There was a time when retirement to a hot climate for the average expatriate pensioner meant either Florida or Spain.
But because of the vast number of baby boomers that have started retiring with a vengeance, other destinations are competing for this multibillion market.
For Europeans, especially the British, Spain has led the market for many years but economic uncertainties after the 2008 crash and Spain’s subsequent broken economy have driven many back home. Last year an estimated 100,000 British expatriates left Spain.
So who are the new kids on the block? Which countries are offering the best incentives to attract this monied generation?
To put it very simply, three major factors influence retirement destinations. The first is sunshine, the second a reasonably priced property, and the third a friendly tax regime. The latest contenders are:
Spain’s neighbour was one of the first out of the starting blocks when it comes to alternative retirement destinations. Immediately after the 2008 crash it introduced a very attractive 10-year income tax exemption for foreign residents.
Even the great deal of economic uncertainty it has experienced does not seem to have dented retirees’ enthusiasm for its newly found status as a European tax haven. The only downside appears to be that the 10-year tax holiday only applies to income and there may still be a capital-gains tax liability for certain individuals.
Portugal’s motivation for an all-out effort to attract retirees from Northern Europe is simply to boost its economy. It also has a hidden agenda of trying to attract back its own citizens who emigrated as a result of the economic difficulties a few years ago.
Surprisingly, Portugal is also attracting many French who on retirement become fed up of being taxed to the hilt. As a result, it is the French who are buying up properties in their thousands, making it now the third-largest European expatriate community after Spain and France.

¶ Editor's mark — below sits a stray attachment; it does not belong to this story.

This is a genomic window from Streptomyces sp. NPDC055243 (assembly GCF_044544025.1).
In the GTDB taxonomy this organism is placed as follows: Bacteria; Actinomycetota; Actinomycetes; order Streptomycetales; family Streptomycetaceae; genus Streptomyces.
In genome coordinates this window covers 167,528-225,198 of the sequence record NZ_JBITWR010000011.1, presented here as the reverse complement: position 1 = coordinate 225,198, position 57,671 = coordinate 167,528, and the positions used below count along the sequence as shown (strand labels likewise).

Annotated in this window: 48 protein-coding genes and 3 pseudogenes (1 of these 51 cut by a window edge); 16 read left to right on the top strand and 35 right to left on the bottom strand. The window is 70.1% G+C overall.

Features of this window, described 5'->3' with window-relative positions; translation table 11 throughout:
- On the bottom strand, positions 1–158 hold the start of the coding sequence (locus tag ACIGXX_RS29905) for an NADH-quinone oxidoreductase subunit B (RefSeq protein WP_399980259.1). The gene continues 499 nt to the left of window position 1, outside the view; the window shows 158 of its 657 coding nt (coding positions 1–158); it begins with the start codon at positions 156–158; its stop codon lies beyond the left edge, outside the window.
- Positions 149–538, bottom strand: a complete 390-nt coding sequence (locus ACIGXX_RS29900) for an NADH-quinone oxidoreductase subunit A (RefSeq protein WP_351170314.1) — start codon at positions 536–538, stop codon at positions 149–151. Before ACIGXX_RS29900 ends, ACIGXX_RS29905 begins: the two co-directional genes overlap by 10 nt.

Countries in this region are accelerating their entrance into this market. Croatia and even Albania, for example, offer indicative tax rates of between 15 per cent and 20 per cent, along with a lower cost of living, than some of their more developed counterparts. Greece also makes it into this category, as it offers a low living cost. It is, rather ironically, a very popular destination for German retirees.
While the hot European destinations are growing as a result of their own economic woes, Middle East states are attracting the wealthy retirees. According to the Natixis Global Retirement Index, in 2010 the UAE was considered to be the 10th-best country offering for retirees’ quality of life. It is now at number three.
The UAE’s attraction is very straightforward. It has zero income tax, and unlike the European destinations it is in the middle of a massive construction boom. That means it attracts not only rich retirees but the full range of workers.
In spite of its comparatively high cost of living, it seems that Dubai is deservedly earning its nickname of “The New Spain”.
For those considering these destinations, the following can help ensure an effective retirement:
As investment vehicles through an insurance company, assurance bonds allow investors to build an investment portfolio in a tax-efficient environment. Due to its structure and offshore nature, approved assurance bonds can be used in a number of countries, including the UK, France, Spain, Italy, Malta, Portugal and Cyprus.
A trust is a relationship in which one party, known as a trustor, gives another party, the trustee, the right to hold a title to property or assets for the benefit of a third party, the beneficiary. Trusts can be used in a number of overseas countries with many different types depending on your scenario; the value is to protect future generations from paying tax on their inheritance.
Chris Ferguson is the chief executive of Credence International, a financial planning and wealth management company based in Dubai